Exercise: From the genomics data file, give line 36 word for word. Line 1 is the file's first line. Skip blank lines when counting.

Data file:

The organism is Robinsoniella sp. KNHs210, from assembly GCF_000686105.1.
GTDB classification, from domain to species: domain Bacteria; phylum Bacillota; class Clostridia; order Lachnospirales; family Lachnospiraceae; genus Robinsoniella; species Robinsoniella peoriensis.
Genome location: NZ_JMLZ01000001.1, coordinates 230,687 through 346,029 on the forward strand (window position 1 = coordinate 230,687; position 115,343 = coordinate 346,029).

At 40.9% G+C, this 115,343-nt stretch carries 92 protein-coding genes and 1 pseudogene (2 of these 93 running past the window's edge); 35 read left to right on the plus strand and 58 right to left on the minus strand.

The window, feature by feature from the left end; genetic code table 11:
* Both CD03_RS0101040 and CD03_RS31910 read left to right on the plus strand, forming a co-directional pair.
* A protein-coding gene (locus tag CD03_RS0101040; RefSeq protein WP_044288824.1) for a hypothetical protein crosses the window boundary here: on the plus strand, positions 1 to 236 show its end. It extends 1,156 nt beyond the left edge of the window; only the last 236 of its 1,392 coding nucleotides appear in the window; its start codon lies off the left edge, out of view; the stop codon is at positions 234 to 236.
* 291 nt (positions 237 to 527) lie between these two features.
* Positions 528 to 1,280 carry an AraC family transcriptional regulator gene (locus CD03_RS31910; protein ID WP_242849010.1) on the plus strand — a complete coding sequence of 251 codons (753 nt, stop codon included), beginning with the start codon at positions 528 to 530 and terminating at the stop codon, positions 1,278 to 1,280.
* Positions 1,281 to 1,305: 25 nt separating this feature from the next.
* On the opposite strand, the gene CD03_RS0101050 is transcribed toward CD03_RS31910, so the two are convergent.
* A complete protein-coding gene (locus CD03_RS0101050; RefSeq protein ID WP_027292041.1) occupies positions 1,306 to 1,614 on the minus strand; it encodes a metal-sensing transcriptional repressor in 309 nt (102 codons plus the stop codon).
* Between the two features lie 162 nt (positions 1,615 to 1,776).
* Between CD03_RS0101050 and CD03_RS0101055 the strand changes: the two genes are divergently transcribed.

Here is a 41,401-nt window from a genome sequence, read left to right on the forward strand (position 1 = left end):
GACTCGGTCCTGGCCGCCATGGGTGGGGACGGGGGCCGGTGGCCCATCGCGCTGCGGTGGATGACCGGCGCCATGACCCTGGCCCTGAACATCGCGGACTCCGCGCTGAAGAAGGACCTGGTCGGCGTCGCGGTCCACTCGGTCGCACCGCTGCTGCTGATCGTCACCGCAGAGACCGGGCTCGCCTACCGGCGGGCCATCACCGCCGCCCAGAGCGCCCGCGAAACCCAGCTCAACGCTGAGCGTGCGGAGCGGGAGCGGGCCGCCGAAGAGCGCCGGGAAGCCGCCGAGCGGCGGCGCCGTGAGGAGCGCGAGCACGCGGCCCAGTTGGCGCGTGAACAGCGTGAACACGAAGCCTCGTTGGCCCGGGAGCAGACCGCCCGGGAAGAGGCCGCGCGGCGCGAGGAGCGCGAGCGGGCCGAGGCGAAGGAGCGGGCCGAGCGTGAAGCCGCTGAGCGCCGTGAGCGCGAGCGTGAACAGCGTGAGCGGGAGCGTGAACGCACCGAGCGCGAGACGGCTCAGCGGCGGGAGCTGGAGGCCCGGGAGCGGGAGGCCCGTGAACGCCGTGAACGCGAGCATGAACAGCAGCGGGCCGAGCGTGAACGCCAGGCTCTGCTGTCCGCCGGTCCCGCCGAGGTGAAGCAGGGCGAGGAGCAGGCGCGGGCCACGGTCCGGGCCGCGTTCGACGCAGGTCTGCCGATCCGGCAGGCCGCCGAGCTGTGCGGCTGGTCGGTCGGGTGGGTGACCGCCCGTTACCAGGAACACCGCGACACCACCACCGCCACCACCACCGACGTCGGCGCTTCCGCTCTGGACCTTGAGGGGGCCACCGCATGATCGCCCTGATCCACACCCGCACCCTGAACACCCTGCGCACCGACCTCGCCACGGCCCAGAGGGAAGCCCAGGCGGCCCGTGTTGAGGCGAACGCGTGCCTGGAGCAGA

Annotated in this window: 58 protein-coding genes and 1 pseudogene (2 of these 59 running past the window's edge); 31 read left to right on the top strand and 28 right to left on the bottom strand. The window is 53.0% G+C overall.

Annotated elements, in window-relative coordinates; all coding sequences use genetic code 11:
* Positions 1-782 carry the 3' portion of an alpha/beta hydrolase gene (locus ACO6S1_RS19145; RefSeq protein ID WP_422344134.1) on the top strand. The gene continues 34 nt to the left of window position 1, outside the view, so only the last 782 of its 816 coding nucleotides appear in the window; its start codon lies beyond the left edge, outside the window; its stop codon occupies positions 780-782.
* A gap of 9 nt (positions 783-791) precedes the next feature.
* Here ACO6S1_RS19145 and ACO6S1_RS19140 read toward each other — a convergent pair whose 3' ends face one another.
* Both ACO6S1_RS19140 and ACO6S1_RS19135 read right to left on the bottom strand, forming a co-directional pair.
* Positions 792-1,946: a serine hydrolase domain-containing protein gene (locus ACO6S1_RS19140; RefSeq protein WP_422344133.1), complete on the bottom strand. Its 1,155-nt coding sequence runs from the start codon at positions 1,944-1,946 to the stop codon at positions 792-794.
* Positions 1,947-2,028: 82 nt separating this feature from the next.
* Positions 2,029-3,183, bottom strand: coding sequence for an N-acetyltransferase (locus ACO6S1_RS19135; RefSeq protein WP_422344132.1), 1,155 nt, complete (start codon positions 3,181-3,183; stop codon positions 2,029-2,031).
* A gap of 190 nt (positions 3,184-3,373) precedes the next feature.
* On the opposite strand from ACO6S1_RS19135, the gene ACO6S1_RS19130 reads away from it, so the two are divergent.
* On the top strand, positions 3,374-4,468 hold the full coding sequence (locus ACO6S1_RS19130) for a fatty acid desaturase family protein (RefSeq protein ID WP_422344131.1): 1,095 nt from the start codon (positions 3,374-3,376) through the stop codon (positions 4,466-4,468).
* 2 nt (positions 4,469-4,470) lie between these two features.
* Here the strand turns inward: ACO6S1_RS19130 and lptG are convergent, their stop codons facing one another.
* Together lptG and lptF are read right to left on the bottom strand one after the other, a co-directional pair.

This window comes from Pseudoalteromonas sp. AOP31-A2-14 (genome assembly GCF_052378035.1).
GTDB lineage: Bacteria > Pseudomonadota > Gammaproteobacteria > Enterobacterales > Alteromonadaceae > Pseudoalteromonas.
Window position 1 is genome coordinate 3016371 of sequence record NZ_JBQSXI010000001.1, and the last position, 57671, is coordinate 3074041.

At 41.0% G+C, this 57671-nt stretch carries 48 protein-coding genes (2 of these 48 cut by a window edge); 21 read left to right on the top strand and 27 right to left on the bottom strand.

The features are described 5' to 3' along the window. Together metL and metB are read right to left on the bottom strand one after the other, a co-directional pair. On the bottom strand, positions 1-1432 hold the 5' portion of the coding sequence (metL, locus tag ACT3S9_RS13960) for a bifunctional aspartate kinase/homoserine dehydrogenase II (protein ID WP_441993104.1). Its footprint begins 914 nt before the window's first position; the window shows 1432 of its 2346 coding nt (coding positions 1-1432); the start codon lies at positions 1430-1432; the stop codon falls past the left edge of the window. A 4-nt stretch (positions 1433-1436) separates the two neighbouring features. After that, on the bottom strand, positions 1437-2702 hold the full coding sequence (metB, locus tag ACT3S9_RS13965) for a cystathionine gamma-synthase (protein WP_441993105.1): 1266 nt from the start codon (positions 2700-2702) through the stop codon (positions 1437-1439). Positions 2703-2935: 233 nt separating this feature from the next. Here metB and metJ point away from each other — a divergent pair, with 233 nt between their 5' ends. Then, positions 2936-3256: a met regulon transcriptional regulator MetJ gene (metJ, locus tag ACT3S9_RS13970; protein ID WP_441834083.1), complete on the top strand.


The features are described 5' to 3' along the window. Together metL and metB are read right to left on the bottom strand one after the other, a co-directional pair. On the bottom strand, positions 1-1432 hold the 5' portion of the coding sequence (metL, locus tag ACT3S9_RS13960) for a bifunctional aspartate kinase/homoserine dehydrogenase II (protein ID WP_441993104.1). Its footprint begins 914 nt before the window's first position; the window shows 1432 of its 2346 coding nt (coding positions 1-1432); the start codon lies at positions 1430-1432; the stop codon falls past the left edge of the window. A 4-nt stretch (positions 1433-1436) separates the two neighbouring features. After that, on the bottom strand, positions 1437-2702 hold the full coding sequence (metB, locus tag ACT3S9_RS13965) for a cystathionine gamma-synthase (protein WP_441993105.1): 1266 nt from the start codon (positions 2700-2702) through the stop codon (positions 1437-1439). Positions 2703-2935: 233 nt separating this feature from the next. Here metB and metJ point away from each other — a divergent pair, with 233 nt between their 5' ends. Then, positions 2936-3256: a met regulon transcriptional regulator MetJ gene (metJ, locus tag ACT3S9_RS13970; protein ID WP_441834083.1), complete on the top strand.